“We make a datacentric, sensitive data governance solution, where the idea is to help customers find sensitive elements wherever they are in their data,” said Venkat Subramanian, Dataguise’s Chief Technology Officer.
Subramanian said that old standards of data governance have changed, putting new pressures on organizations to better know their data.
“The old ways of BI reporting are gone,” he said. “People today need real time access, so the applications have to provide access now to more people. The large data warehousing applications imposed straitjackets on how data could be leveraging, which are gone in the new applications like Hadoop, but these new technologies add pressure in maintaining control over the data.”
The move to the cloud further intensifies these pressures.
“It makes sense for large enterprise to get onto the public cloud, and get off maintaining IT infrastructure which was never their core competence,” Subramanian said. “But to do that, they need to protect their data. And to do that, they need to know their data. They need to know where the sensitive elements are, as well as the risk factors, and we help them with that. We also let them know who has access to the sensitive data, so they can ensure this is done right.”
DgSecure Detect can detect a nearly unlimited range of sensitive data, in structured, semi-structured, or unstructured content, using the solution’s custom sensitive data type definition capabilities. This includes credit card numbers, Social Security numbers, names, email addresses, medical IDs, ABA bank routing numbers, financial codes, or any other data an organization classifies as sensitive. It combines this data detection with automated, data-centric multiple encryptions, and also replaces content with partially masked content.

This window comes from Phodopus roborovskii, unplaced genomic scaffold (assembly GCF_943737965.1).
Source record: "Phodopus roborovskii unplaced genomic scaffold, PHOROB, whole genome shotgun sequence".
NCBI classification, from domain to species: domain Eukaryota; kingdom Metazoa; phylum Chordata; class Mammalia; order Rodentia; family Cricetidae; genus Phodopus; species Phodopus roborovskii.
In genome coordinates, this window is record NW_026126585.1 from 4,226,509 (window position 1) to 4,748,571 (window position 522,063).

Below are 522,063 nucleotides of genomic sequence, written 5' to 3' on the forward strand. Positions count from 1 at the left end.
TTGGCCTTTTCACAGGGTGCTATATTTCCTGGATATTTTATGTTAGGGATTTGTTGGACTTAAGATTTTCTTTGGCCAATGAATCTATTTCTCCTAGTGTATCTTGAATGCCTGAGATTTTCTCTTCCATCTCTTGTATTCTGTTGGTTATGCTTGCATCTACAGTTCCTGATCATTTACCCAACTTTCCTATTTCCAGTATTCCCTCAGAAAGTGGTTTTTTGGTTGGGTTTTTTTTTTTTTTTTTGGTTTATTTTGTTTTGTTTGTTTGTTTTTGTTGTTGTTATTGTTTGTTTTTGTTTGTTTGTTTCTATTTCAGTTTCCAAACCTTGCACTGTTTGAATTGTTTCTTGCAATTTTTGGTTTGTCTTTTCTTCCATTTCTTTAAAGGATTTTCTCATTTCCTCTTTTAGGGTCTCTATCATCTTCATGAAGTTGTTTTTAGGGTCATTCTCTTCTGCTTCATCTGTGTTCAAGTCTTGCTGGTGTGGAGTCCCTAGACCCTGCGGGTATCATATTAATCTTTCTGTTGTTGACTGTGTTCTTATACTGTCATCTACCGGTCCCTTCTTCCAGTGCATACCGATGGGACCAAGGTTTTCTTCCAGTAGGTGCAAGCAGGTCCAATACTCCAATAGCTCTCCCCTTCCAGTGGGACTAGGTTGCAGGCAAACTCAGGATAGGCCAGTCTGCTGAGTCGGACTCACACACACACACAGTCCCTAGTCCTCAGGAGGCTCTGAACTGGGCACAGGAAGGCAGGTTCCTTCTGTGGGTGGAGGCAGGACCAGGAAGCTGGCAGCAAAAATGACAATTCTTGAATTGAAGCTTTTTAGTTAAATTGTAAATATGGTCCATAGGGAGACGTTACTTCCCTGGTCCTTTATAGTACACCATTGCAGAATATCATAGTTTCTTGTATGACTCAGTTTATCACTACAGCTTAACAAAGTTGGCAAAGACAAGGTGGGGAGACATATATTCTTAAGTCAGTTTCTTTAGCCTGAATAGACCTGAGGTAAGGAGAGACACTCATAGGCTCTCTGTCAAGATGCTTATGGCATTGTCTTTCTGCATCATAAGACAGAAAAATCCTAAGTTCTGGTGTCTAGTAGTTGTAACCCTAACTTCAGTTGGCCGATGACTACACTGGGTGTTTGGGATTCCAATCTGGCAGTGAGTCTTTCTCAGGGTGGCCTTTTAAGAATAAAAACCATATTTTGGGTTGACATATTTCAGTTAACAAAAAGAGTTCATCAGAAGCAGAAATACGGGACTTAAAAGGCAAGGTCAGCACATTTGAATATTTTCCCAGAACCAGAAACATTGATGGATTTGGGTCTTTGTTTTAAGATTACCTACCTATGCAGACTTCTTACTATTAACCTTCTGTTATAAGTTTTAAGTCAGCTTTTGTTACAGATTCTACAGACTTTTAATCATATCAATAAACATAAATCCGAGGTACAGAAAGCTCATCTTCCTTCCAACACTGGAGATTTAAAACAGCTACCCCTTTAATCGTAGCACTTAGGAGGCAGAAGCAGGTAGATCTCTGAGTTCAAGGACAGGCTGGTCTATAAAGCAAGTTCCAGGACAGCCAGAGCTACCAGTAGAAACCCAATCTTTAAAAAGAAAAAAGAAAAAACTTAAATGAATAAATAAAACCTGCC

Dataguise’s extension of support for the large cloud storage providers, of which Google is the latest, is an important part of their go-to-market strategy.
“We initially began by selling to large enterprises, and eBay, Expedia, Microsoft, United Health Care, and American Express are among our customers,” Subramanian indicated. “Large customers found our on-prem offering attractive. More recently, however, we are finding more traction with SMBs, who have a data centre in cloud and want the protection we offer. It’s why we have spent so much effort making this available in the cloud.”
Customers could use Dataguise in the Google Storage Cloud before this integration. What the integration does is improve the quality of that integration.
“We can provide support for any cloud,” Subramanian said. “What we are doing here is getting more native on GCS in supporting Cloud Storage. All these cloud vendors need to be able to rapidly move data into the cloud infrastructure, but each do it in a different way. This new integration allows the customer to curate the data and make it more sharable.”